After the death of Churaman, conflict arose between Mohkam Singh, son of Churaman and Badan Singh but with help and assistance from Maharaja Jai Singh of Jaipur Badan Singh stepped into the seat vacated by his cousin Mohkam Singh. So far the Jats were a scattered race of peasants and thus the position of a recognised political chieftain was yet to be created among them. They had their own code of belief and refused to bow before anyone. But Badan Singh, with years of patient toil, matchless level-headedness and tactful administration, succeeded in showing seeds of happiness among his clansmen.
Badan Singh was a quite and polite man. He won over the grace of Maharaja Sawai Jai Singh, ruler of the Rajput state of Amber, and secured him as his protector. The Maharaja was obliged by the humble and submissive conduct of Badan Singh, which was quite unlike the rude and impolite nature of the Jats. Maharaja Sawai Jai Singh conferred upon Badan Singh the title of Braj-Raj or the lord of the holy land of Mathura so as to give him authority among the Jats at home and to entitle him to a greater respect abroad. But Badan Singh throughout his life represented himself in public as a mere vassal of the Raja of Jaipur. In a short span of time Badan Singh with his intellect and wisdom made himself master of the lands and goods of those who had till then been the chief men of his clan.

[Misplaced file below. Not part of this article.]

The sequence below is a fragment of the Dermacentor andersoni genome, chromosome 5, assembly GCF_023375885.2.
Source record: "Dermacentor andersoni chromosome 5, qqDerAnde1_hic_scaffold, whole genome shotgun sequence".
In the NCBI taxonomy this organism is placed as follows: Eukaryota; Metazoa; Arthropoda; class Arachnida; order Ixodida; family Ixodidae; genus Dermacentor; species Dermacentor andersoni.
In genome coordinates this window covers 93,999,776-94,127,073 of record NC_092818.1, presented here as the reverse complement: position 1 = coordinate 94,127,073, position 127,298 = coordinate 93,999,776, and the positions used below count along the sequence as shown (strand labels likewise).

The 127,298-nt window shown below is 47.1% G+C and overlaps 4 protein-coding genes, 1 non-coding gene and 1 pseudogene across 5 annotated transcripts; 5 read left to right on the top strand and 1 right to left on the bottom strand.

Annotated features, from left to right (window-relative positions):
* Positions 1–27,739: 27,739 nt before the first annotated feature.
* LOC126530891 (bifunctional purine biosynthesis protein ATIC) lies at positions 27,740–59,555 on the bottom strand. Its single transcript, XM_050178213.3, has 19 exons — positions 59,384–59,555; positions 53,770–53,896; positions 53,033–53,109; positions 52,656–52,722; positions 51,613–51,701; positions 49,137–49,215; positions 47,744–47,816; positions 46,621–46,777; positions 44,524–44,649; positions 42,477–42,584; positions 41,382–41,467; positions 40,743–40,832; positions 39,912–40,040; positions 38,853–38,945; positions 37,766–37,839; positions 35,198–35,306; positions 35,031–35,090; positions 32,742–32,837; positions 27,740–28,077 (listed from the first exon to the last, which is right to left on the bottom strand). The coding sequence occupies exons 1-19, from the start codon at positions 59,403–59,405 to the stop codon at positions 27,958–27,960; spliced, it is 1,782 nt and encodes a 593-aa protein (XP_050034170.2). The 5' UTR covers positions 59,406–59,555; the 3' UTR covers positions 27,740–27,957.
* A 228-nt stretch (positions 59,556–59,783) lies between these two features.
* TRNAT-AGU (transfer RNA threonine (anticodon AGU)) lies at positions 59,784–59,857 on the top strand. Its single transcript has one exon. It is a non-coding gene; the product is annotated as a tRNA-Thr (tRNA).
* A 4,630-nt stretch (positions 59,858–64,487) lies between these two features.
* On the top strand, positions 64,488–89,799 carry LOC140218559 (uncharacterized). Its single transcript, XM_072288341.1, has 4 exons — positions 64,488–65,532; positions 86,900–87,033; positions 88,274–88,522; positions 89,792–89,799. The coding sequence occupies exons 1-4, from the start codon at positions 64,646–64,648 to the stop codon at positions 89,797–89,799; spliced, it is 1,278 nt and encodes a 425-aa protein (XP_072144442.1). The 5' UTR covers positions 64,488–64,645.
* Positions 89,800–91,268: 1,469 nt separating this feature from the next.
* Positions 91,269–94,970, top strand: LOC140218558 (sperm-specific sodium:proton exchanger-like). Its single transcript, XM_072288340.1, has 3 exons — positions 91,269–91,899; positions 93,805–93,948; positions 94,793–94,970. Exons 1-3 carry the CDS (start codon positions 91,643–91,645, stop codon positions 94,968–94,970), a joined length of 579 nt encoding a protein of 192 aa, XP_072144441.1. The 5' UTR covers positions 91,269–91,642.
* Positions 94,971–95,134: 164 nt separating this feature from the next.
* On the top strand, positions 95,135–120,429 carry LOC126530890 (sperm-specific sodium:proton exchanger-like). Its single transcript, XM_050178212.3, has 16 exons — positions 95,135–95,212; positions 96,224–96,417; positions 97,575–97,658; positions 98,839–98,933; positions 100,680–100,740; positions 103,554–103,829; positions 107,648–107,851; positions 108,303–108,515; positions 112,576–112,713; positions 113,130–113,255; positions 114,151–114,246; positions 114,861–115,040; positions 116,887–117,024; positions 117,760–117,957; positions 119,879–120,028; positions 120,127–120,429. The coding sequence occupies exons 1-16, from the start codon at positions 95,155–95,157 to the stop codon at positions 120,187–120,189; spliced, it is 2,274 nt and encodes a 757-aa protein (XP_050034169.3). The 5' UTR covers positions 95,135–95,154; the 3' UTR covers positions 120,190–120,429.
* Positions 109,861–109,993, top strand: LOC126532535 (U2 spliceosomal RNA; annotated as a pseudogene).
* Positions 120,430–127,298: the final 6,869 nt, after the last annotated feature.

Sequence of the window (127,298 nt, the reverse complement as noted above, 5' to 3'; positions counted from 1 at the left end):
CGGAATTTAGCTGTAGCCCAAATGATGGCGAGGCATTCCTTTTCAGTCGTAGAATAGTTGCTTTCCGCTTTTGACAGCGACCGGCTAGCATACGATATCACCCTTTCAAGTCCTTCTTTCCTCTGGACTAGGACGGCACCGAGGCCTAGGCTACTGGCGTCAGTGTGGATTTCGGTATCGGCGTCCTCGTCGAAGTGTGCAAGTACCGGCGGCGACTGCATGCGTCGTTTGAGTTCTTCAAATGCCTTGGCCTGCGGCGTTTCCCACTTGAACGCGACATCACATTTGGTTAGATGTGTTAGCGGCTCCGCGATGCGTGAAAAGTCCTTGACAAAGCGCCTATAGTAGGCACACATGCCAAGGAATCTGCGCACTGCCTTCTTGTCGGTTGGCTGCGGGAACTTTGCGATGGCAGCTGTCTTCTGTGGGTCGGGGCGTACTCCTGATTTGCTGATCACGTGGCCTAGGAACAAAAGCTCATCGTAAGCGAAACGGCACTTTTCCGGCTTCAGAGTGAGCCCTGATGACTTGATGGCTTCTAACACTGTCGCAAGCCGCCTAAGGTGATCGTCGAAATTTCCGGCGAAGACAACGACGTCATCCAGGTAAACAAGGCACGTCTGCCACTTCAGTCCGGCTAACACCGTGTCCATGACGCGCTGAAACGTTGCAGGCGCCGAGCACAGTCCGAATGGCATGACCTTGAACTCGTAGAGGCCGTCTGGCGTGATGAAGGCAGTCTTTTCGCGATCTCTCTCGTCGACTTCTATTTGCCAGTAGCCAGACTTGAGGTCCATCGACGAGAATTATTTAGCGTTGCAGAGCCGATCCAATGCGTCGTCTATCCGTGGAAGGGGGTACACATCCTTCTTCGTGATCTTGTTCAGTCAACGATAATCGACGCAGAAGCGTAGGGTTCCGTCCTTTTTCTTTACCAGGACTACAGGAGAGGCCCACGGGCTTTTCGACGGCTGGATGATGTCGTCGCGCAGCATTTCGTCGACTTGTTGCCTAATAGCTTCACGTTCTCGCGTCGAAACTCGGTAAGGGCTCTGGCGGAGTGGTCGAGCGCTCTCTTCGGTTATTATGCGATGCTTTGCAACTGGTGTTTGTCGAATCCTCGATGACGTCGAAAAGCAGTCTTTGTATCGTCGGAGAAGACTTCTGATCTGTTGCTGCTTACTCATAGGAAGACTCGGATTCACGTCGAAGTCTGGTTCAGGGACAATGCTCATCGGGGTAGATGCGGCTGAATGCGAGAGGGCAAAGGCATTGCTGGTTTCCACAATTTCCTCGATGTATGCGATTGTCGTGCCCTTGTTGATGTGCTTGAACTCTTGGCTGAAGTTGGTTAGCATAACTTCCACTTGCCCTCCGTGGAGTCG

With the help of his able son Suraj Mai, Badan Singh was successful in subduing many Jat leaders including the Sogharia chief Khem Karan Singh from whom Suraj Mai conquered the Fatehpur fort (modern Bharatpur). Badan Singh established his kingdom in Bharatpur. Gradually and increasingly he established his domination over the area covering Mathura, Agra and part of Aligarh district. From the position of a zamindar he became a small Raja, strong enough to motivate awe among his neighbours. Badan Singh’s matrimonial alliances proved to be very beneficial for him and helped him to establish and enhance his authority. As he added more territory, he enlarged his army. People welcomed him because he meant to rule and not rob them. Badan Singh’s objective was to secure the title of Raja and he lived in a manner to deserve that title. He kept his court with adequate dignity. The Mohammedan officers, whom Badan Singh had taken in service, brought the required sparkle and dignity into his court and served there as models of court life and teachers of etiquette to his rough tribesmen.
Badan Singh was a great connoisseur of art and architecture and the immense expenditure on palaces, forts, parks, and cities indicated the great value of his treasures. He begun the construction of Deeg, and at Kumher he built many houses, harem palaces and a fort. At Kamar and Sahar also, he constructed mansions, temples, wells and gardens. At Wair in the Bayana district he laid out a large garden with a beautiful mansion called 'Safed Mahal'.
Badan Singh died on 7th June 1756 at a ripe old age while he was spending a happy retirement at Sahar. The managements of his state were left in the hands of his most capable son, Suraj Mai. The credit for giving proper and legitimate shape to the Jat Kingdom has to be given to Badan Singh. Badan Singh outlined the Jat Kingdom and became its first Raja and this was his supreme achievement.
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